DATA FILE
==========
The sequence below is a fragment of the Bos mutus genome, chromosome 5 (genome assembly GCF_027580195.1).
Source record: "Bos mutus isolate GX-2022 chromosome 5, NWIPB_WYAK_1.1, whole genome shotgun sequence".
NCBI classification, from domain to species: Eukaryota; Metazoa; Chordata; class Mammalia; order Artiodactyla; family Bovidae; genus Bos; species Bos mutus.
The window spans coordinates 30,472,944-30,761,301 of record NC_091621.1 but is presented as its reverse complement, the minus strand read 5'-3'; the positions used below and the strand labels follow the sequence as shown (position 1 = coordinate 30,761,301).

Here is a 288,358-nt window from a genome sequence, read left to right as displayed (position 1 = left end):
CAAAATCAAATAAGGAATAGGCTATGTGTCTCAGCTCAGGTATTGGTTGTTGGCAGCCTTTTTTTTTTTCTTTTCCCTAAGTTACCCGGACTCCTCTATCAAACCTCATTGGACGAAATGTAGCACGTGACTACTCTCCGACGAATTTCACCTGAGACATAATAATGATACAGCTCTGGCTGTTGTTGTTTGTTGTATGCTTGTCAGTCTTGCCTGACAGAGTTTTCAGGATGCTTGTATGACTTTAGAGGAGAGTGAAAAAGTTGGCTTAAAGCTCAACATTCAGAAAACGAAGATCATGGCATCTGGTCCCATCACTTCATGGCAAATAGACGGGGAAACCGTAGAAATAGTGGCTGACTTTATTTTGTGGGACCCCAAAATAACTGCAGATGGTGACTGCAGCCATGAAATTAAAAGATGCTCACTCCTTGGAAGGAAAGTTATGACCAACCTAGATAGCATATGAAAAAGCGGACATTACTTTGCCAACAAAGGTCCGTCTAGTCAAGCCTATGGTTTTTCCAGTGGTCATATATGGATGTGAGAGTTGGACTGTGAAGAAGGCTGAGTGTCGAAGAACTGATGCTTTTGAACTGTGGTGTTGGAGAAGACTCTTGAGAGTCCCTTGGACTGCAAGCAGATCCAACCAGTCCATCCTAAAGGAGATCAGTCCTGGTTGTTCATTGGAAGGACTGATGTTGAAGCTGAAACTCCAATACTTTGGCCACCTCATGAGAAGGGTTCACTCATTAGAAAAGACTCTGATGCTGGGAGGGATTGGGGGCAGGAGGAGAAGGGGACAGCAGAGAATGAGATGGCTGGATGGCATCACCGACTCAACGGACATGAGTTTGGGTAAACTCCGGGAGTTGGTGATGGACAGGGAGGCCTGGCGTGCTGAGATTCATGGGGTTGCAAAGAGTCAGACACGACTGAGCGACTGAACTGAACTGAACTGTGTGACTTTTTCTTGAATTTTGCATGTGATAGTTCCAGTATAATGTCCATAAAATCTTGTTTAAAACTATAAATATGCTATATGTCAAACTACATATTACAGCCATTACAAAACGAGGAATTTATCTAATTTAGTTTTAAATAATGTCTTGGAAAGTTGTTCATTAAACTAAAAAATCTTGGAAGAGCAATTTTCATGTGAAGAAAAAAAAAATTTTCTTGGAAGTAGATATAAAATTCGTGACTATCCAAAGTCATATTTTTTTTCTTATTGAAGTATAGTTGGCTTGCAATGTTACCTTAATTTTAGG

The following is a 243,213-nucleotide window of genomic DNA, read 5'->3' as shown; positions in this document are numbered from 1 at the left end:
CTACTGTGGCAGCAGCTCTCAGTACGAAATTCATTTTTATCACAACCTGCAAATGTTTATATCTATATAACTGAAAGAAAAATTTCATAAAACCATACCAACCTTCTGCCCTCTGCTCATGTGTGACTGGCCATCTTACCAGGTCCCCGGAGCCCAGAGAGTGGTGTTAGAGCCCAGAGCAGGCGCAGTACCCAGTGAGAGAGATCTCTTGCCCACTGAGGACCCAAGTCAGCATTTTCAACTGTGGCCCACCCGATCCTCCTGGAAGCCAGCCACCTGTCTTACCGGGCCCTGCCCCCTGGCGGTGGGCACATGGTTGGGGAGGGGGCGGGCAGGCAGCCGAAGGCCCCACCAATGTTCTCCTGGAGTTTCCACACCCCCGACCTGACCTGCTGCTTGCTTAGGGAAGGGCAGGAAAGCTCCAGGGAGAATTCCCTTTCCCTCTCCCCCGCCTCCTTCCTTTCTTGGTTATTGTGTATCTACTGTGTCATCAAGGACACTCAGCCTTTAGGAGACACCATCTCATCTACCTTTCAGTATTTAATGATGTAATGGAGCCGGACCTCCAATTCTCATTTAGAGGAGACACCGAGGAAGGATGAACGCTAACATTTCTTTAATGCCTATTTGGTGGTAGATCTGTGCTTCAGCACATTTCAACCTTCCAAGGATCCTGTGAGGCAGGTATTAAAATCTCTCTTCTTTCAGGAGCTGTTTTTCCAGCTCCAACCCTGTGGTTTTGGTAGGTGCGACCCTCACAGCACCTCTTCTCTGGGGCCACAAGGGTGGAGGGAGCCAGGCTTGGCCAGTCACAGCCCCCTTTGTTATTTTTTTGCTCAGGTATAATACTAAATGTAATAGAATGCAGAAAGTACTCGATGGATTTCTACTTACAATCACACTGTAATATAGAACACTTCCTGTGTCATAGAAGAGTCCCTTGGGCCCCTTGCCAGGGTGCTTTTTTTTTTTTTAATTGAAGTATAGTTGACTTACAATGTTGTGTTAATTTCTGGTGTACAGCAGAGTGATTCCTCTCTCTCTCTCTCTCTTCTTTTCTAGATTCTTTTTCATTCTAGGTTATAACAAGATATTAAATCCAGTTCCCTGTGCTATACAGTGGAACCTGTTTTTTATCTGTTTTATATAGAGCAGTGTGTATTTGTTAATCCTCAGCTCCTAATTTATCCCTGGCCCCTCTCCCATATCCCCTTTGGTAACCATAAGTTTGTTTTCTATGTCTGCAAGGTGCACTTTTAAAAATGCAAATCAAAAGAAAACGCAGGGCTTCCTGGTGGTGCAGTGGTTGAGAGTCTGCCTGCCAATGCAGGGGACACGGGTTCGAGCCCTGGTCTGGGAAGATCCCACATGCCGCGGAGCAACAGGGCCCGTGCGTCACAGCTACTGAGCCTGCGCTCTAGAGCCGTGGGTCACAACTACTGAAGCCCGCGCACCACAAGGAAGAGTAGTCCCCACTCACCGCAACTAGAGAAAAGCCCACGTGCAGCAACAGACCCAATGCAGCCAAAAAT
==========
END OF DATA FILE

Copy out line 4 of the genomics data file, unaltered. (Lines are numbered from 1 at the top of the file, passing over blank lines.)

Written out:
The window spans coordinates 30,472,944-30,761,301 of record NC_091621.1 but is presented as its reverse complement, the minus strand read 5'-3'; the positions used below and the strand labels follow the sequence as shown (position 1 = coordinate 30,761,301).